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him to death for the preser- ciety : and no punishment vation of the lives of others,” short of taking away his life, would be to anticipate crime ! can expiate his crime; ensure In such case the capital pun- the safety of the community ; ishment would be in Aicted be- sufficiently deter others fore the commission of the from the commission of the crime. I have always sup- like horrid offence !". posed that the crime ought to " Answer. I agree that mur. precede the punishment. But der is a great crime against by the reasoning of the ob. civil society ; and a heinous jector it appears, that he would sin against God.
We only have this order inverted ; and differ with respect to the civil would have his impartial ju- punishment. I wish the exdiciary court inflict a punish- periment might be fairly tried, ment on a man, not only for whether it be impossible to the crime he has committed, find some more beneficial albut also for a suspected, sec. ternative, than the shedding of ondary, or future crime, which human blood. In the precedhe has not committed ; and by ing essays, I have mentioned the effectual expedient of a confinement, corporal punishcapital punishment, exonerate ments, hard labour, or banishthe sufferer from the guilt of ment. A late respectable the unperpetrated murder, and writer says, “The successful take the guilt of his blood experiments,made in England, upon themselves!”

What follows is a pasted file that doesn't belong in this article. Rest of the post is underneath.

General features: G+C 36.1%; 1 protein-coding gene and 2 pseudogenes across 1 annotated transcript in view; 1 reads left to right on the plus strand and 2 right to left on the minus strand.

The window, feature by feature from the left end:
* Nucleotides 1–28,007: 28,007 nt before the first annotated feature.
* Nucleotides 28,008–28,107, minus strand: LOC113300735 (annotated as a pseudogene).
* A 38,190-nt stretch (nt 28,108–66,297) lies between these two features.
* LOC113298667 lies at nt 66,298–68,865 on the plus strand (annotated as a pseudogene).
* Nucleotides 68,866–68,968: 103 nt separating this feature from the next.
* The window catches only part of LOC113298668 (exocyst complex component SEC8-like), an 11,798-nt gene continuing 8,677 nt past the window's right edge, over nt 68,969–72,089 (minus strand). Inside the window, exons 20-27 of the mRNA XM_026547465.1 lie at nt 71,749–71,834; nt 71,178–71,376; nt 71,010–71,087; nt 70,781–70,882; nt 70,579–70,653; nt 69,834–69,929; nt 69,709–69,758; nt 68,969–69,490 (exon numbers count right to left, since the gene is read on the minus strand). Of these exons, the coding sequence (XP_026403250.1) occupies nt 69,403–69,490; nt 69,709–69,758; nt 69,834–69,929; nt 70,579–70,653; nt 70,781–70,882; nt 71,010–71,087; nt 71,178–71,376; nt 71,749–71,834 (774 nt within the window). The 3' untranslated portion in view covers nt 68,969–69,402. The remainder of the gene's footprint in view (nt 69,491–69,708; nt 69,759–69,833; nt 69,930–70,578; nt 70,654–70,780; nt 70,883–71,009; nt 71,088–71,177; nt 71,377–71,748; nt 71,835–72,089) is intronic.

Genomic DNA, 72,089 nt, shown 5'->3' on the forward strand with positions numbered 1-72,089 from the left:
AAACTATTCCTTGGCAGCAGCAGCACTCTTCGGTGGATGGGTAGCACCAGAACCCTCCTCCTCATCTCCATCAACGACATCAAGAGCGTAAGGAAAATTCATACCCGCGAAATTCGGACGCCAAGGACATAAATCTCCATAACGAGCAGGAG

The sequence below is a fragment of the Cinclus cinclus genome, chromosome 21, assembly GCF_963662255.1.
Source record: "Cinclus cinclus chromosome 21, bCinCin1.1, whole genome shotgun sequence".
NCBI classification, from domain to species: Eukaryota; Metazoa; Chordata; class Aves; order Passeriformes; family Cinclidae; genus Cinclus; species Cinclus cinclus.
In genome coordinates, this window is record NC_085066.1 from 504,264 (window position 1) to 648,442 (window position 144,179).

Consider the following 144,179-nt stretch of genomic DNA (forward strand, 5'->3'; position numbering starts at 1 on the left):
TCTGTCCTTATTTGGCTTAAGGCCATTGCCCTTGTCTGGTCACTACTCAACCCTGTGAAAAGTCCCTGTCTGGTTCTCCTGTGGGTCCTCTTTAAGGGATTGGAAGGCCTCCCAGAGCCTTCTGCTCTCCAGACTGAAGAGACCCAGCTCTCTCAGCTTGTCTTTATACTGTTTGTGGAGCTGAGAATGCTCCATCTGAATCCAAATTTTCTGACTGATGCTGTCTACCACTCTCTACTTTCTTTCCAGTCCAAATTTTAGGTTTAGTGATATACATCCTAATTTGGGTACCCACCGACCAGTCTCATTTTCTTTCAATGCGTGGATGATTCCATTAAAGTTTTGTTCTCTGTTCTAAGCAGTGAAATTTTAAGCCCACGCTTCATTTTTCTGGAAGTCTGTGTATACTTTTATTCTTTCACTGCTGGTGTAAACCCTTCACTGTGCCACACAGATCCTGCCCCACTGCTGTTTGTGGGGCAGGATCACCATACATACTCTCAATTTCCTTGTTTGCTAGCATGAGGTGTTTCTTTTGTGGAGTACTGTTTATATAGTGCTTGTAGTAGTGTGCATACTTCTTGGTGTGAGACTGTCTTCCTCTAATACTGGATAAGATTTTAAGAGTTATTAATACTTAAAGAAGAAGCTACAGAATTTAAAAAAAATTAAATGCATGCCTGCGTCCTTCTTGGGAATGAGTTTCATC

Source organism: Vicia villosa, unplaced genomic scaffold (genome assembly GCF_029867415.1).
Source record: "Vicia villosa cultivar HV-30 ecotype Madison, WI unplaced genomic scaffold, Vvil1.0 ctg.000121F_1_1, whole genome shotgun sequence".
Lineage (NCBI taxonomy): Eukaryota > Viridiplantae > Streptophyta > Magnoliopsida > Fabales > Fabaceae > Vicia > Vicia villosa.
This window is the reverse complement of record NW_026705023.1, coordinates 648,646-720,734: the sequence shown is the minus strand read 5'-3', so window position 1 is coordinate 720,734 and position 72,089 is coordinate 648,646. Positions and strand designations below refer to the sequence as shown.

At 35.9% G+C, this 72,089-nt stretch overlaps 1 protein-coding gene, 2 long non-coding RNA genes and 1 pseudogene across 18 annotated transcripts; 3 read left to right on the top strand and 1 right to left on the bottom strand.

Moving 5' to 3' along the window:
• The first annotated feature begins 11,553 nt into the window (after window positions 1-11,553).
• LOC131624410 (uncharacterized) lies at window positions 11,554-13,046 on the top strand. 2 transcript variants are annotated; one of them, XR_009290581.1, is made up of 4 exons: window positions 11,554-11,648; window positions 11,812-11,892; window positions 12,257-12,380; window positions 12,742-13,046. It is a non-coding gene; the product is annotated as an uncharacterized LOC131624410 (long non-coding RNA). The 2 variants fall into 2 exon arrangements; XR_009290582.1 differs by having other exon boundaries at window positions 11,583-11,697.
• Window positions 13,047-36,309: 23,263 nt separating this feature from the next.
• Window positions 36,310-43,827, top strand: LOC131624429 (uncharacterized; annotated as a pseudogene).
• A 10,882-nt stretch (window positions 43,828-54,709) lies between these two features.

and in Philadelphia, prove that ' “If this doctrine of subject- jails may be easily converted ing a member of the commu- from sinks of human depravity nity to certain death by way and wretchedness, into places of anticipation, lest peradven. of reformation. And surely it ture he might happen to kill is much better to reform of. another, was adopted as a gen- fenders, although a little more eral principle, it would embit. troublesome, than to butcher ter the enjoyments of social them under colour of law and life, and might soon extend to justice.” If only a small part the dispersion, if not the exter- of the expence which mankind mination of our whole race; but are at, and of the ingenuity it requires only a small degree which they discover, in inventof attention to the subject to ing and procuring the means be satisfied that it cannot be for their mutual destruction ; supported.